before, the thunder of cannon woke a thousand
echoes, and the waves were stained with the
lifeblood of America, -- where war, with her iron
throat, poured out destruction, and God's
creatures, men, made after his own image,
destroyed each other ruthlessly, having never, in all
that civilization had done for them, discovered
any other way of settling their difficulties than
by this wholesale murder.
The actors In this scene were scattered now;
they had returned to the farm, the workshop,
the desk, and the pulpit. The old flag again
floated upon the ramparts of Sumter, and a
government was trying to reconstruct itself, so that
the Great Republic should become more
thoroughly a government of the people, founded
upon equal rights to all men.
A sharp, scraping sound under my boat roused
me from my revery, for I had leaned upon my
oars while the tide had carried me slowly but
surely upon the oyster-reefs, from which I
escaped with some slight damage to my paper
shell. Newspaper reading had impressed upon
me a belief that the citizens of the city which
played so important a part in the late civil war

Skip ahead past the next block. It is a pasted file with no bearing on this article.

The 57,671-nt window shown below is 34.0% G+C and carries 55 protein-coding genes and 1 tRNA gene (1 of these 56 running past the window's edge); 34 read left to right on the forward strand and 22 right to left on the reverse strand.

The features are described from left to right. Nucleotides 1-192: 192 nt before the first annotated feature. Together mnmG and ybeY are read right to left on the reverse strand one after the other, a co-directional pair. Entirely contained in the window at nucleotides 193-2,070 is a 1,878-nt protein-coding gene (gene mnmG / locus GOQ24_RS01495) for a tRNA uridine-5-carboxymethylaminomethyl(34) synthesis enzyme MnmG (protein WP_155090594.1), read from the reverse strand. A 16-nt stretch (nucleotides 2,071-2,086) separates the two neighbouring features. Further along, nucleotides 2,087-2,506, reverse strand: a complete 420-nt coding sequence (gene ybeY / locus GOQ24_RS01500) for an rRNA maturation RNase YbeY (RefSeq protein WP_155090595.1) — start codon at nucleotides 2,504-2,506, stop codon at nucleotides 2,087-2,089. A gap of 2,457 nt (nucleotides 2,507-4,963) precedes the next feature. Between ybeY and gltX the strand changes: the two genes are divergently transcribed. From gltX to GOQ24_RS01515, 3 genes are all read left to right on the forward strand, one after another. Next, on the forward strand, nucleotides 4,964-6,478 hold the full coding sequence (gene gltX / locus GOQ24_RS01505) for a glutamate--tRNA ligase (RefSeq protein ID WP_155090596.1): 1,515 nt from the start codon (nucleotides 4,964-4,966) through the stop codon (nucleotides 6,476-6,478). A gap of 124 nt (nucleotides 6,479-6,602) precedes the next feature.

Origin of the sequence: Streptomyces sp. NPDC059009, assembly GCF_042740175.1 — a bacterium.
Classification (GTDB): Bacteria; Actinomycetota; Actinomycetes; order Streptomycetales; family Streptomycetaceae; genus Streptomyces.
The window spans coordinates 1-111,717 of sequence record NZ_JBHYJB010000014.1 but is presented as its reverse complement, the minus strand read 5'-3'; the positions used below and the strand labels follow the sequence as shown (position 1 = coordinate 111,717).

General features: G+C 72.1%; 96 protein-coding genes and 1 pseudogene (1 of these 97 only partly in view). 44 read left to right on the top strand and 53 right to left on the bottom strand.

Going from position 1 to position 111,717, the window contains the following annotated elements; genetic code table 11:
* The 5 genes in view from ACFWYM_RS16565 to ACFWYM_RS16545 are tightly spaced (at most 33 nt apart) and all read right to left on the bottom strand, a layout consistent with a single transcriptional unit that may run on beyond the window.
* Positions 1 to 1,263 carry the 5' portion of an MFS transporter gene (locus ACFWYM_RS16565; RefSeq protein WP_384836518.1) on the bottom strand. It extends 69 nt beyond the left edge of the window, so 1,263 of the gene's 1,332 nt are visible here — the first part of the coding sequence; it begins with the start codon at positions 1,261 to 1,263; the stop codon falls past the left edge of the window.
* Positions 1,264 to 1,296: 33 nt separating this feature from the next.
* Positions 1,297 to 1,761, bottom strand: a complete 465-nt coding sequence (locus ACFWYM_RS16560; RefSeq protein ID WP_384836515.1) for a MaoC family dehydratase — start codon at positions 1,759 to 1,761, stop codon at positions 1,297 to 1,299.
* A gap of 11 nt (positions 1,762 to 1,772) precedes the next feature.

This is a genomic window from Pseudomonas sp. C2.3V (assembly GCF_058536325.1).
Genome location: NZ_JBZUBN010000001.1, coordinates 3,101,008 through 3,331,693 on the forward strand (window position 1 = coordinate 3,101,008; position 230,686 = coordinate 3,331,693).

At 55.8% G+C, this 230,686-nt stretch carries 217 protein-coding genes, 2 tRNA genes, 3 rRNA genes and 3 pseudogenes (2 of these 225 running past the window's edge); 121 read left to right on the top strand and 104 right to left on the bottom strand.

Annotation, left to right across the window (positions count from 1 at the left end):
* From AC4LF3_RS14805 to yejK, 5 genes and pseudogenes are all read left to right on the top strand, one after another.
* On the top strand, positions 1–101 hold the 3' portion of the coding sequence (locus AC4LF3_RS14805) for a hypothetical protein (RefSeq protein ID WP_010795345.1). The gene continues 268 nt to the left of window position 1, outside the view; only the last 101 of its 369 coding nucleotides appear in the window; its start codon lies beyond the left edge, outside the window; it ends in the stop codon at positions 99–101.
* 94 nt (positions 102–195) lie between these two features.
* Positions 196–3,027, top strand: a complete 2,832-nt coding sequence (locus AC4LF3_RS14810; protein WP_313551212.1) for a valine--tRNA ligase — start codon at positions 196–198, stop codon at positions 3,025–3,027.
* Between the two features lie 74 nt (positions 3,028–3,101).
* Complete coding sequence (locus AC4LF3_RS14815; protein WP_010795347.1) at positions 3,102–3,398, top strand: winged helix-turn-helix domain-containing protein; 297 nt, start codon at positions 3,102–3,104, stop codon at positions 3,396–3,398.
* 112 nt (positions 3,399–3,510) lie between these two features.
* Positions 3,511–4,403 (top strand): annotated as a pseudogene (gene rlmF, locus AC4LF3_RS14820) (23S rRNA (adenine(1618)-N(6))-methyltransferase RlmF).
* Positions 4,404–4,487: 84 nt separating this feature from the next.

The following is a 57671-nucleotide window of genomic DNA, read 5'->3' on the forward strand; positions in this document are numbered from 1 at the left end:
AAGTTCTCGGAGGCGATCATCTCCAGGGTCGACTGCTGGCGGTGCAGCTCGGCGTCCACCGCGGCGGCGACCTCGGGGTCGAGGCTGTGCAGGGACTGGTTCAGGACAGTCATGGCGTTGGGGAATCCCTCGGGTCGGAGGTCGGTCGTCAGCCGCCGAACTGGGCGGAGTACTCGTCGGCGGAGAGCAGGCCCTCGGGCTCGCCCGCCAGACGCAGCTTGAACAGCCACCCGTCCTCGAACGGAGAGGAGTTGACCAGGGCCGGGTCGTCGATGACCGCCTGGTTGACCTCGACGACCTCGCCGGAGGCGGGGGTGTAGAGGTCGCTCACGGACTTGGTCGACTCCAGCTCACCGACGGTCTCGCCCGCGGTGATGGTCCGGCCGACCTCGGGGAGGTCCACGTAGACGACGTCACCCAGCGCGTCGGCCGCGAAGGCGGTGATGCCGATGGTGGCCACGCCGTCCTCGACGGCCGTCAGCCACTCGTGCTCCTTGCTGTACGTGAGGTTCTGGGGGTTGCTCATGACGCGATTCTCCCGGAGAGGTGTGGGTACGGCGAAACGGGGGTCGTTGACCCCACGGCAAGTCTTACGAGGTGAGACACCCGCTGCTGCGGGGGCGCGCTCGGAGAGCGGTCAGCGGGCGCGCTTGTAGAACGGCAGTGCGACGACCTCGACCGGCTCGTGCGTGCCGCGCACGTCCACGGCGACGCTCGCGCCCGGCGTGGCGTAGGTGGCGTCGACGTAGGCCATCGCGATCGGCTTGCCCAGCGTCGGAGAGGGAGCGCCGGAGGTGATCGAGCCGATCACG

might not treat kindly a Massachusetts man. I
therefore decided to go up to the city upon the
ferry-boat for the large mail which awaited my
arrival at the Charleston post-office, after
receiving which I intended to return to Mount
Pleasant, and cross the bay to the entrance of
the southern watercourses, leaving the city as
quietly as I entered it.
My curiosity was, however, aroused to see
how, under the new reconstruction rule, things
were conducted in the once proud city of
Charleston. As I stood at the window of the
post-office delivery, and inquired through the
narrow window for my letters, a heavy shadow
seemed to fall upon me as the head of a negro
appeared. The black post-office official's
features underwent a sudden change as I
pronounced my name, and, while a warm glow of
affection lighted up his dark face, he thrust his
whole arm through the window, and grasped my
hand with a vigorous shake in the most friendly
manner, as though upon his shoulders rested the
good name of the people.
"Welcome to Charleston, Mr. B____, welcome
to our beautiful city," he exclaimed. So this
was Charleston under reconstruction.
After handing me my mail, the postmaster
graciously remarked, "Our rule is to close the
office at five o'clock P. M., but if you are belated
any day, tap at the door, and I will attend you."
This was my first welcome to Charleston; but
before I could return to my quarters at Mount
Pleasant, members of the Chamber of
Commerce, the Carolina Club, and others, pressed
upon me kind attentions and hospitalities, while
Mr. James L. Frazer, of the South Carolina